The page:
The overarching question imparting urgency to this exploration is: Can U.S.-Russian contention in cyberspace cause the two nuclear superpowers to stumble into war? In considering this question we were constantly reminded of recent comments by a prominent U.S. arms control expert: At least as dangerous as the risk of an actual cyberattack, he observed, is cyber operations’ “blurring of the line between peace and war.” Or, as Nye wrote, “in the cyber realm, the difference between a weapon and a non-weapon may come down to a single line of code, or simply the intent of a computer program’s user.”
Nathan Levine was a Research Assistant at the Harvard Kennedy School's Belfer Center for Science and International Affairs, where he studied Chinese foreign policy, U.S.-China relations, and U.S. defense policy.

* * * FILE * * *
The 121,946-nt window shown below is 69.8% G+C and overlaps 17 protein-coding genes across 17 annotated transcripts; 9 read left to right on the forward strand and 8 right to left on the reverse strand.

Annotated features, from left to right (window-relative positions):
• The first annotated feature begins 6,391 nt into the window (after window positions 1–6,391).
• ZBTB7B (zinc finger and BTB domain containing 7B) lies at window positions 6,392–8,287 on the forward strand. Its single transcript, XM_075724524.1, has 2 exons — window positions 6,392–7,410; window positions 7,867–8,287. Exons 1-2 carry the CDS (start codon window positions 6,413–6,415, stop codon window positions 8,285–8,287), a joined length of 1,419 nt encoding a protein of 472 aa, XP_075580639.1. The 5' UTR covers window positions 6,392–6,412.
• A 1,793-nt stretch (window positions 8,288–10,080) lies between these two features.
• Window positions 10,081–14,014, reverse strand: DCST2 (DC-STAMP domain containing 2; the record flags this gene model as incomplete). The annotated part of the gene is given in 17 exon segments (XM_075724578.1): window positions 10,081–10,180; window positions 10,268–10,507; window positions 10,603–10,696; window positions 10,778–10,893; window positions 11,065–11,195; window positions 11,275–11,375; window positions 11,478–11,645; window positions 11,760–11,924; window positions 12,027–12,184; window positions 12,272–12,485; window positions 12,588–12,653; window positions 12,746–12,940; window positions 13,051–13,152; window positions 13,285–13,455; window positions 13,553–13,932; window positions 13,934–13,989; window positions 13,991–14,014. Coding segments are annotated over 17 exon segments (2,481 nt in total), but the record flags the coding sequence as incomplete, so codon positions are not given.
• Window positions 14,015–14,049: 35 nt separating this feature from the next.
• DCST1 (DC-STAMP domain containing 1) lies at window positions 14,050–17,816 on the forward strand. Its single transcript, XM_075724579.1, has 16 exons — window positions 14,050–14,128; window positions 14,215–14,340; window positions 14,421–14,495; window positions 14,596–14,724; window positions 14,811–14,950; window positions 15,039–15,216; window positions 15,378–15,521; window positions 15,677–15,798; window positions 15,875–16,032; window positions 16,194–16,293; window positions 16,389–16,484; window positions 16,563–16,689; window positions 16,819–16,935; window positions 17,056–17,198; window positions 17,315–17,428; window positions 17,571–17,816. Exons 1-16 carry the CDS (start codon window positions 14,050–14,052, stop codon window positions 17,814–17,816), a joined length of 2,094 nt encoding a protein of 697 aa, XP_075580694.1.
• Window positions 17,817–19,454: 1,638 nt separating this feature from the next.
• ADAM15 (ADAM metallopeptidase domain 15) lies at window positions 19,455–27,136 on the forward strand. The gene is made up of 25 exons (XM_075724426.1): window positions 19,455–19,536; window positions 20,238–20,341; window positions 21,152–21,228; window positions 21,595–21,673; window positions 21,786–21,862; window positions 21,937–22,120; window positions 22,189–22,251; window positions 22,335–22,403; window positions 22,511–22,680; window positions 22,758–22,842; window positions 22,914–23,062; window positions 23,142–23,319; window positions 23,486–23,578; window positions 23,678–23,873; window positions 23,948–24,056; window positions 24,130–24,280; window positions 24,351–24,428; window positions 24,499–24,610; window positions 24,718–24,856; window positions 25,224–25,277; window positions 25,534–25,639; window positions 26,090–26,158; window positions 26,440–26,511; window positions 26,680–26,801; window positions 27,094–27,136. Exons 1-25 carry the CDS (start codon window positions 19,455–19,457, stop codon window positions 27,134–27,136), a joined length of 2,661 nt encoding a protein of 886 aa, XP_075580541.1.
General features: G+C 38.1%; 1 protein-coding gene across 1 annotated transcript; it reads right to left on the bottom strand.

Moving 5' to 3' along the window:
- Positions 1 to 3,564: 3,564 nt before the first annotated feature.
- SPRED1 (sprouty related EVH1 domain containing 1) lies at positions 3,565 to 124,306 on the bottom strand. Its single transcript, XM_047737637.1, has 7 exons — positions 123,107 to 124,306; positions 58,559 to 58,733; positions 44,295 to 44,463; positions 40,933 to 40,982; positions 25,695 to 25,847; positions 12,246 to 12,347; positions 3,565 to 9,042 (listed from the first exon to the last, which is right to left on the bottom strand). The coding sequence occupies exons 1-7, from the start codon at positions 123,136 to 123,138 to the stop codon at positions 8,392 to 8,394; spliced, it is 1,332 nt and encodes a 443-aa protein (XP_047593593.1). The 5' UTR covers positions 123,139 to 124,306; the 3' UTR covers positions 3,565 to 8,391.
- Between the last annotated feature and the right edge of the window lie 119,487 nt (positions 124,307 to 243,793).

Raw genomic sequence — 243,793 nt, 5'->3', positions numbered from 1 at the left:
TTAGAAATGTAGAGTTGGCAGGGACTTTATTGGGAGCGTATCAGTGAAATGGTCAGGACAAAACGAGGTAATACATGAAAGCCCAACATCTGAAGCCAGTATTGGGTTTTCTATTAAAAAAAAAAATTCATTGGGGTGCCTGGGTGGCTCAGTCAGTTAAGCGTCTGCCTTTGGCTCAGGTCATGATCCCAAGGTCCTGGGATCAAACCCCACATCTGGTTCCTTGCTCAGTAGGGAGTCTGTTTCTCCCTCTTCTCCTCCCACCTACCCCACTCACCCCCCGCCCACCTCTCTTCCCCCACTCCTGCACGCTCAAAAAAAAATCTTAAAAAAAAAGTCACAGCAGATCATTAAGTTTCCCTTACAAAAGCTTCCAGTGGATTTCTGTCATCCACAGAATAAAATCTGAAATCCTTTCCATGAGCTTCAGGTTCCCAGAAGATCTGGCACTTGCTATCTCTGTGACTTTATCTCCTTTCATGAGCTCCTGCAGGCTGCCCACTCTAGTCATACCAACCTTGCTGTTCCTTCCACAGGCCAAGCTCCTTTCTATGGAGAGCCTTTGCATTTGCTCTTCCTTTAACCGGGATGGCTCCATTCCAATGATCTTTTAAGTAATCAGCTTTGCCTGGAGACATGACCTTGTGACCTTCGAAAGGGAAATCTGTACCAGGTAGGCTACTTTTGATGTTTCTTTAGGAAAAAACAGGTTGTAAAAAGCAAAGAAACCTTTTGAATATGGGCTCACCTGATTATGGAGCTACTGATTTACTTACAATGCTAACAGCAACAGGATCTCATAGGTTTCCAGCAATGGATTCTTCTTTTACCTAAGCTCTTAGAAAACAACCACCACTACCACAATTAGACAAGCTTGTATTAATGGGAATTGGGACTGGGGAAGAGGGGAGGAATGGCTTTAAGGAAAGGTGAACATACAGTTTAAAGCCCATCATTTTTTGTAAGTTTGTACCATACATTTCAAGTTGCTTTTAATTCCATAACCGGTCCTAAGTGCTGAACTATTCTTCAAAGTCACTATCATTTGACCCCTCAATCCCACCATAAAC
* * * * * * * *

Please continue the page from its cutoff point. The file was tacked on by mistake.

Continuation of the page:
Prior to joining the Belfer Center, Nathan was a research intern at The Scowcroft Group, and previously interned with the Stimson Center’s Budgeting for Foreign Affairs and Defense program. Nathan earned a MA in international affairs from American University’s School of International Service, where he collaborated with the Defense Intelligence Agency to produce an unclassified report on Chinese economic and national security interests in Sub-Saharan Africa. He also holds a BA in Asian Studies and Political Science from the University of Vermont.Last Updated: